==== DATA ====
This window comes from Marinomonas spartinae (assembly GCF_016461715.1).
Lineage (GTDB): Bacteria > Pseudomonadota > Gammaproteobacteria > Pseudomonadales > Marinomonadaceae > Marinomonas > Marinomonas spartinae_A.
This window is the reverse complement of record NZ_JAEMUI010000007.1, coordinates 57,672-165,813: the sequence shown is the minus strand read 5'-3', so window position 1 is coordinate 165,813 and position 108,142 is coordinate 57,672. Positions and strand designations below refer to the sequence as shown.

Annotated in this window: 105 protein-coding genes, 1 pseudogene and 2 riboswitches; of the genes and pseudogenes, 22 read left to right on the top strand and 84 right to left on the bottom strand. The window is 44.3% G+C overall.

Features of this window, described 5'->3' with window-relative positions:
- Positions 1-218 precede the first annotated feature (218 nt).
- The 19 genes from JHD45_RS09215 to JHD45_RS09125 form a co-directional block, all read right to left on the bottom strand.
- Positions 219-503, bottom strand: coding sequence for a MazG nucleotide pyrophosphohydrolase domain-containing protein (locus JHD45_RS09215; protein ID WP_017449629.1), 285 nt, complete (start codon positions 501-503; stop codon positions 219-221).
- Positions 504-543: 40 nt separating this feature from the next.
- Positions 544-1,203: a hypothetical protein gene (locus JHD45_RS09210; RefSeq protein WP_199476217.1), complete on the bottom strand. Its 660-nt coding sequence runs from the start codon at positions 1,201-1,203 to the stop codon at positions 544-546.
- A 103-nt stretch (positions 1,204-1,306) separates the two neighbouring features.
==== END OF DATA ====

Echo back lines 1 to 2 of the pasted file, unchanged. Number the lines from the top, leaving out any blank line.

This window comes from Marinomonas spartinae (assembly GCF_016461715.1).
Lineage (GTDB): Bacteria > Pseudomonadota > Gammaproteobacteria > Pseudomonadales > Marinomonadaceae > Marinomonas > Marinomonas spartinae_A.